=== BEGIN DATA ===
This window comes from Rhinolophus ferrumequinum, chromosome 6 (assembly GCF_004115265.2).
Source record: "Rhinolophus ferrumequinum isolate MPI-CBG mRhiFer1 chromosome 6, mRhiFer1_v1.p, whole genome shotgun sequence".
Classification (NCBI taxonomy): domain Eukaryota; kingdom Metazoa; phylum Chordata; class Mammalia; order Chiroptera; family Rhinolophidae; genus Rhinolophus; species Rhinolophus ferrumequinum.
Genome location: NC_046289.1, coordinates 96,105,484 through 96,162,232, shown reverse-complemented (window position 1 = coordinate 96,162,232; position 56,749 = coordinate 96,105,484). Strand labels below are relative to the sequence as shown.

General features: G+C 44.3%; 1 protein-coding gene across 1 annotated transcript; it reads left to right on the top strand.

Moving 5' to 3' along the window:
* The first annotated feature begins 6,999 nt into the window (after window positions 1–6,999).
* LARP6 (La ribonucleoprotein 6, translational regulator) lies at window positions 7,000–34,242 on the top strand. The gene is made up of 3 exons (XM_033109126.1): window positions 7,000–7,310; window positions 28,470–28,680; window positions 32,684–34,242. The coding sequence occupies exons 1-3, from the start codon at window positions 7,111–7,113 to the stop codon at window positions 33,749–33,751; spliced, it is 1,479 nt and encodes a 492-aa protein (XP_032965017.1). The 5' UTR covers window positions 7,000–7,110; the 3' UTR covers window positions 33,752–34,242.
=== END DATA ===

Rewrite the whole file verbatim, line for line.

This window comes from Rhinolophus ferrumequinum, chromosome 6 (assembly GCF_004115265.2).
Source record: "Rhinolophus ferrumequinum isolate MPI-CBG mRhiFer1 chromosome 6, mRhiFer1_v1.p, whole genome shotgun sequence".
Classification (NCBI taxonomy): domain Eukaryota; kingdom Metazoa; phylum Chordata; class Mammalia; order Chiroptera; family Rhinolophidae; genus Rhinolophus; species Rhinolophus ferrumequinum.
Genome location: NC_046289.1, coordinates 96,105,484 through 96,162,232, shown reverse-complemented (window position 1 = coordinate 96,162,232; position 56,749 = coordinate 96,105,484). Strand labels below are relative to the sequence as shown.

General features: G+C 44.3%; 1 protein-coding gene across 1 annotated transcript; it reads left to right on the top strand.

Moving 5' to 3' along the window:
* The first annotated feature begins 6,999 nt into the window (after window positions 1–6,999).
* LARP6 (La ribonucleoprotein 6, translational regulator) lies at window positions 7,000–34,242 on the top strand. The gene is made up of 3 exons (XM_033109126.1): window positions 7,000–7,310; window positions 28,470–28,680; window positions 32,684–34,242. The coding sequence occupies exons 1-3, from the start codon at window positions 7,111–7,113 to the stop codon at window positions 33,749–33,751; spliced, it is 1,479 nt and encodes a 492-aa protein (XP_032965017.1). The 5' UTR covers window positions 7,000–7,110; the 3' UTR covers window positions 33,752–34,242.